Navigant on Smart Communities
Richelle Elberg is an associate director at Navigant focused on utility communications networks for AMI and distribution/substation automation applications. Elberg has more than twenty years of experience in the telecommunications industry, including an extensive background analyzing and writing on the wired and wireless communications industries.
Eric Woods is an associate director at Navigant, where he covers smart cities, leveraging over twenty years of experience as an analyst and consultant on new technology trends. This includes in-depth research in the areas of IT infrastructure, data analytics, knowledge management, public sector IT, and cleantech innovation.
Terms like smart grid and smart city have been in use for more than a decade, and impressive productivity and safety applications have become commonplace, if not pervasive, in utility territories and cities worldwide.
Only today, however, are we beginning to see truly progressive projects where the ubiquitous, high-performance connectivity promised by 4G/5G networks, low power wide area (LPWA) solutions and widespread fiber backbones are being leveraged by utilities and cities — often in concert — for revolutionary change.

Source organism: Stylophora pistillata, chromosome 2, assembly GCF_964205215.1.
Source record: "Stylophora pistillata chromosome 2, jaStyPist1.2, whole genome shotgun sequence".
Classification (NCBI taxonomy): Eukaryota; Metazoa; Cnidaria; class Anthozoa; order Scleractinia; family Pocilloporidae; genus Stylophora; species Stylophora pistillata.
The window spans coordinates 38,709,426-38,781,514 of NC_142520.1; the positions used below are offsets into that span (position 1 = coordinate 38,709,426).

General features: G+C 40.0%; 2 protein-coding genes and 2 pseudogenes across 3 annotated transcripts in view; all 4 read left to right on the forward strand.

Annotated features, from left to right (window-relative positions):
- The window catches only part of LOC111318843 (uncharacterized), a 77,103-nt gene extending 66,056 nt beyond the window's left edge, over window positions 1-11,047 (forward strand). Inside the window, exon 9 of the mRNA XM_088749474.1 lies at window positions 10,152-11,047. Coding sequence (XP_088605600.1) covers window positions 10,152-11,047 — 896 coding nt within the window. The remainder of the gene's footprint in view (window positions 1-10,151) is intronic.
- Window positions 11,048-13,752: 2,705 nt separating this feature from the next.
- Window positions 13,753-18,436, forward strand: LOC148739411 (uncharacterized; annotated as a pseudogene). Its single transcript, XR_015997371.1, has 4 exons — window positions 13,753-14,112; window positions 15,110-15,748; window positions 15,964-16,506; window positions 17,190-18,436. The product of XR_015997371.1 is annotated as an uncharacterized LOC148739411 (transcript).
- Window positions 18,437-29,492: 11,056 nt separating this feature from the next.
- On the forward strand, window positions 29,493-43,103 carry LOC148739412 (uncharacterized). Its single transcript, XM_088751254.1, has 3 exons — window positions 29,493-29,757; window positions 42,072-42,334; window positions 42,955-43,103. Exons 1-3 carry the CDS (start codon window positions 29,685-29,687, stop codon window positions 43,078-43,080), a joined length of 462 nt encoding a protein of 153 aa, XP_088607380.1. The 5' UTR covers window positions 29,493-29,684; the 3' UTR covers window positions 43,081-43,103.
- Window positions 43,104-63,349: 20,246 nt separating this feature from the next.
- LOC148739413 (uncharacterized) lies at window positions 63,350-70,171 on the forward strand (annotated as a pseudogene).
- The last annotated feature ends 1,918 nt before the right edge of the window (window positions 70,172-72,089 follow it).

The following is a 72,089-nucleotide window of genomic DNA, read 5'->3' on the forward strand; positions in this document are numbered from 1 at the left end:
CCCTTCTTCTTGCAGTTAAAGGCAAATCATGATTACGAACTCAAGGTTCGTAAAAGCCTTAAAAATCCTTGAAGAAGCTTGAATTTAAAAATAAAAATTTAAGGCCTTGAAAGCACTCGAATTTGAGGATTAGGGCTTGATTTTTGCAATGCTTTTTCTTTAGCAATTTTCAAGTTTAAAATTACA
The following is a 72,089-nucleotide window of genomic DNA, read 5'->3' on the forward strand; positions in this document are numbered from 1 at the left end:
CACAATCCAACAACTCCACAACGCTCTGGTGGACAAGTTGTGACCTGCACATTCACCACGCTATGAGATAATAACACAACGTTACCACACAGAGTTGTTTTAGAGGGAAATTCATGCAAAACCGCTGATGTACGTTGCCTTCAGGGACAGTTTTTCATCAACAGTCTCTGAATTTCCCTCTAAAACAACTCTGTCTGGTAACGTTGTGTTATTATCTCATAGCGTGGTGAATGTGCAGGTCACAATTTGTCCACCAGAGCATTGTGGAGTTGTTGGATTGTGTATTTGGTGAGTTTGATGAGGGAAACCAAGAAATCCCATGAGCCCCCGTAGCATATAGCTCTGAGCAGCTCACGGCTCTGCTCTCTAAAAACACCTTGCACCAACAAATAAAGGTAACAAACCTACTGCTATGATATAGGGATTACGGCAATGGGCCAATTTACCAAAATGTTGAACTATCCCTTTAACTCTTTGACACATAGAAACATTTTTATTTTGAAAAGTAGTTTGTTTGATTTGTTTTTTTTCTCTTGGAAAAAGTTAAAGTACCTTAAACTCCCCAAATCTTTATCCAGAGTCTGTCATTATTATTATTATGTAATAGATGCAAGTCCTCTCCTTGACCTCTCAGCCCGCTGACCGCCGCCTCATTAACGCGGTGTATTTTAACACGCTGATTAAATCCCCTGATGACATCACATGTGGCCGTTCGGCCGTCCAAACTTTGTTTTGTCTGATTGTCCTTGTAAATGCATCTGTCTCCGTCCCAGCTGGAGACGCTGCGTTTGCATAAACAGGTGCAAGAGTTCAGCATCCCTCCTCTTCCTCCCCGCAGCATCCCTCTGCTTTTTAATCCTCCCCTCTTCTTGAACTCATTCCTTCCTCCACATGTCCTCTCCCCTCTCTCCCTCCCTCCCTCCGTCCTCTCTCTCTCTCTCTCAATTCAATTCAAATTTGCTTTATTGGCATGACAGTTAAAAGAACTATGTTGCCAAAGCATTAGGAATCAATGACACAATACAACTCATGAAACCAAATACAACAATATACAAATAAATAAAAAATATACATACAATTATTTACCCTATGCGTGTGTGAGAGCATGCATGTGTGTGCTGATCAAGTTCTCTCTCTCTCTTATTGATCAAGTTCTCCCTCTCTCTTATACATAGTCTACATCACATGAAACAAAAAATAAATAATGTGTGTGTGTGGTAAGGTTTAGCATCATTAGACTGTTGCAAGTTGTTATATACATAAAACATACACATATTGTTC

And though it is still early days — not all 5G standards are finalized yet — city planners and utility managers understand the vision and are looking forward to the time when citywide networks will support new sources of revenue and services for their constituents. In many cases, pilots are being designed with significant local power utility involvement - and rightly so.
In the early days of smart metering, some municipal utilities leveraged Wi-Fi-based networks to offer internet hot spots to their citizens. But the vision embraced by forward-thinking executives today goes far beyond public Wi-Fi.
Pervasive citywide connectivity will support new revenue streams for municipalities. It will also support public safety and traffic management applications, more reliable and resilient power delivery, environmental monitoring, public information services, and more — all of which provide a community with enhanced quality of life and a strong foundation for improved economic growth.
A multitude of networking technologies can support the connected city. Longer term, however, Navigant believes that high capacity, low latency networks — such as those offered by 4G today (and 5G in coming years) — and fiber networks represent the most forward-thinking options. Combined with Wi-Fi, the possibilities for new business models and revenue sources are virtually unlimited. Below we describe many of the applications in deployment or planning today.
It is important to remember that, built correctly, the citywide network becomes a long-term platform for growth and opportunity. Just as no one could foresee Airbnb or Uber in the 1990s, similarly, today we cannot envision all the ways new services and applications for connected cities will evolve — but evolve they will.
4G/5G, Fiber, and Connected Cities